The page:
We are missing a completely other side of wars. We are missing my mother's story, who made sure with every siren, with every raid, with every cut off-of electricity, she played puppet shows for my brothers and I, so we would not be scared of the sounds of explosions. We are missing the story of Fareeda, a music teacher, a piano teacher, in Sarajevo, who made sure that she kept the music school open every single day in the four years of besiege in Sarajevo and walked to that school, despite the snipers shooting at that school and at her, and kept the piano, the violin, the cello playing the whole duration of the war, with students wearing their gloves and hats and coats. That was her fight. That was her resistance. We are missing the story of Nehia, a Palestinian woman in Gaza who, the minute there was a cease-fire in the last year's war, she left out of home, collected all the flour and baked as much bread for every neighbor to have, in case there is no cease-fire the day after. We are missing the stories of Violet, who, despite surviving genocide in the church massacre, she kept on going on, burying bodies, cleaning homes, cleaning the streets. We are missing stories of women who are literally keeping life going in the midst of wars. Do you know—do you know that people fall in love in war and go to school and go to factories and hospitals and get divorced and go dancing and go playing and live life going? And the ones who are keeping that life are women.
There are two sides of war. There is a side that fights, and there is a side that keeps the schools and the factories and the hospitals open. There is a side that is focused on winning battles, and there is a side that is focused on winning life. There is a side that leads the front-line discussion, and there is a side that leads the back-line discussion. There is a side that thinks that peace is the end of fighting, and there is a side that thinks that peace is the arrival of schools and jobs. There is a side that is led by men, and there is a side that is led by women. And in order for us to understand how do we actually build lasting peace, we must understand war and peace from both sides. We must have a full picture of what that means.
In order for us to understand what actually peace means, we need to understand, as one Sudanese woman once told me, "Peace is the fact that my toenails are growing back again." She grew up in Sudan, in Southern Sudan, for 20 years of war, where it killed one million people and displaced five million refugees. Many women were taken as slaves by rebels and soldiers, as sexual slaves who were forced also to carry the ammunition and the water and the food for the soldiers. So that woman walked for 20 years, so she would not be kidnapped again. And only when there was some sort of peace, her toenails grew back again. We need to understand peace from a toenail's perspective.
We need to understand that we cannot actually have negotiations of ending of wars or peace without fully including women at the negotiating table. I find it amazing that the only group of people who are not fighting and not killing and not pillaging and not burning and not raping, and the group of people who are mostly—though not exclusively—who are keeping life going in the midst of war, are not included in the negotiating table. And I do argue that women lead the back-line discussion, but there are also men who are excluded from that discussion. The doctors who are not fighting, the artists, the students, the men who refuse to pick up the guns, they are, too, excluded from the negotiating tables. There is no way we can talk about a lasting peace, building of democracy, sustainable economies, any kind of stabilities, if we do not fully include women at the negotiating table. Not one, but 50 percent.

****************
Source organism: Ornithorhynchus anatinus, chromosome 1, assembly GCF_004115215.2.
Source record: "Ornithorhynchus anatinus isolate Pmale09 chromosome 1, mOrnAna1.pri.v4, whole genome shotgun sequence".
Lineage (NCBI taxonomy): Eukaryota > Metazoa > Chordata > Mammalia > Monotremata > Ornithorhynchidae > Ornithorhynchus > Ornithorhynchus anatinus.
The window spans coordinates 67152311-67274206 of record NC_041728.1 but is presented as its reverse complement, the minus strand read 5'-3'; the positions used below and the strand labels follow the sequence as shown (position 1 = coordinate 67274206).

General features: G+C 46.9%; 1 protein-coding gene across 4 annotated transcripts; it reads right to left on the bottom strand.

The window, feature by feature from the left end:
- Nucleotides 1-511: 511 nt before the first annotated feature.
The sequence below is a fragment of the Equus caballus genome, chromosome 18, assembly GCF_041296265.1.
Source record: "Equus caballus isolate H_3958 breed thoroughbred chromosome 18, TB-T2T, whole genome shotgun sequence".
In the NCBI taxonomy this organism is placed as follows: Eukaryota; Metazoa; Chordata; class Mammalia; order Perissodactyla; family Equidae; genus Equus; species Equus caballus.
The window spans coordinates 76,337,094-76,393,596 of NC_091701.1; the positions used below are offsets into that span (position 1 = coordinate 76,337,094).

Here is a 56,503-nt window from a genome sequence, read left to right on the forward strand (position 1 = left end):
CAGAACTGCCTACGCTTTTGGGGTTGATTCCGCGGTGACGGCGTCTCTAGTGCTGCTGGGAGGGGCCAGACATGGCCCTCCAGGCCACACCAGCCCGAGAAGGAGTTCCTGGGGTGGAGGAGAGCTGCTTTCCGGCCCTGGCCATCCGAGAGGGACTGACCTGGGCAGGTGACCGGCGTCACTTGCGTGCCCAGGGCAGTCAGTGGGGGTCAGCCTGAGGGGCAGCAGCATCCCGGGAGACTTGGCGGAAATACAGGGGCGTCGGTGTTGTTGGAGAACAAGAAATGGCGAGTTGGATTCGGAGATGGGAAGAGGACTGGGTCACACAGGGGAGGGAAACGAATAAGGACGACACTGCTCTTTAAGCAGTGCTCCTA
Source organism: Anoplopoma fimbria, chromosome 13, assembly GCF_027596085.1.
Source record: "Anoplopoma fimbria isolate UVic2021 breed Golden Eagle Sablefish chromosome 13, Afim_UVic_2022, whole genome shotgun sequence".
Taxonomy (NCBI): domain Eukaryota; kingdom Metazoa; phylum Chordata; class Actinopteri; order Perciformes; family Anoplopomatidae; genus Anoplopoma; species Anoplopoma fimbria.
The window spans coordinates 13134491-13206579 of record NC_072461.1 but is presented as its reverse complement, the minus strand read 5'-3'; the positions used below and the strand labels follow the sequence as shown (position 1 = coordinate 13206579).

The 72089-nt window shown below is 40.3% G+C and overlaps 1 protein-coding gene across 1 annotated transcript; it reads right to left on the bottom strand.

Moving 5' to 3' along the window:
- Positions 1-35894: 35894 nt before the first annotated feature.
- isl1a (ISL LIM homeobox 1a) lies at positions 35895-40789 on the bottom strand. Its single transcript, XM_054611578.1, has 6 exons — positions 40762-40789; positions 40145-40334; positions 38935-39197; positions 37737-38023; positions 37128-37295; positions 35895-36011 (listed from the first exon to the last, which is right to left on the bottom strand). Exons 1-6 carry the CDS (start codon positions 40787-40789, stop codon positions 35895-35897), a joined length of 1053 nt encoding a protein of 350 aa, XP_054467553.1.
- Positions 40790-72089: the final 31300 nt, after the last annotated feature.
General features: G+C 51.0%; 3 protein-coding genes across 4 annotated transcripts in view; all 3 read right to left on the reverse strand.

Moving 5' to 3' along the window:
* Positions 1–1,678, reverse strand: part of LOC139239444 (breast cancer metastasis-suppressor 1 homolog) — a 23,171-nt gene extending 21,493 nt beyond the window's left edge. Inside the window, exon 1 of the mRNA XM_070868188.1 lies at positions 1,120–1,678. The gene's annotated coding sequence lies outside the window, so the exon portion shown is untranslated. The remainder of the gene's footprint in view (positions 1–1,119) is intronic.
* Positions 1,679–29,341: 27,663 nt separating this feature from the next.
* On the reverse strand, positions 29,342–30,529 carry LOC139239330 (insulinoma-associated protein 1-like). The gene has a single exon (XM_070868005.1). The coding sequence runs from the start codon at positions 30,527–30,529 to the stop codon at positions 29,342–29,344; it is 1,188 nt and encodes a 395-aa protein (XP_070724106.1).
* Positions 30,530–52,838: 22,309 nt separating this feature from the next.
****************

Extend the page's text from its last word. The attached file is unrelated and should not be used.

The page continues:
There is no way we can talk about the building of stability if we don't start investing in women and girls. Did you know that one year of the world's military spending equals 700 years of the U.N. budget and equals 2,928 years of the U.N. budget allocated for women? If we just reverse that distribution of funds, perhaps we could have a better lasting peace in this world. And last, but not least, we need to invest in peace and women, not only because it is the right thing to do, not only because it is the right thing to do, for all of us to build sustainable and lasting peace today, but it is for the future.
A Congolese woman, who was telling me about how her children saw their father killed in front of them and saw her raped in front of them and mutilated in front of them, and her children saw their nine-year-old sibling killed in front of them, how they're doing okay right now. She got into Women for Women International's program. She got a support network. She learned about her rights. We taught her vocational and business skills. We helped her get a job. She was earning 450 dollars. She was doing okay. She was sending them to school. Have a new home. She said, "But what I worry about the most is not any of that. I worry that my children have hate in their hearts, and when they want to grow up, they want to fight again the killers of their father and their brother." We need to invest in women, because that's our only chance to ensure that there is no more war in the future. That mother has a better chance to heal her children than any peace agreement can do.
Are there good news? Of course, there are good news. There are lots of good news. To start with, these women that I told you about are dancing and singing every single day, and if they can, who are we not to dance? That girl that I told you about ended up starting Women for Women International Group that impacted one million people, sent 80 million dollars, and I started this from zero, nothing, nada...
They are women who are standing on their feet in spite of their circumstances, not because of it. Think of how the world can be a much better place if, for a change, we have a better equality, we have equality, we have a representation and we understand war, both from the front-line and the back-line discussion.
Rumi, a 13th-century Sufi poet, says, "Out beyond the worlds of right-doings and wrong-doings, there is a field. I will meet you there. When the soul lies down in that grass, the world is too full to talk about. Ideas, language, even the phrase 'each other' no longer makes any sense." I humbly add—humbly add—that out beyond the worlds of war and peace, there is a field, and there are many women and men are meeting there. Let us make this field a much bigger place. Let us all meet in that field.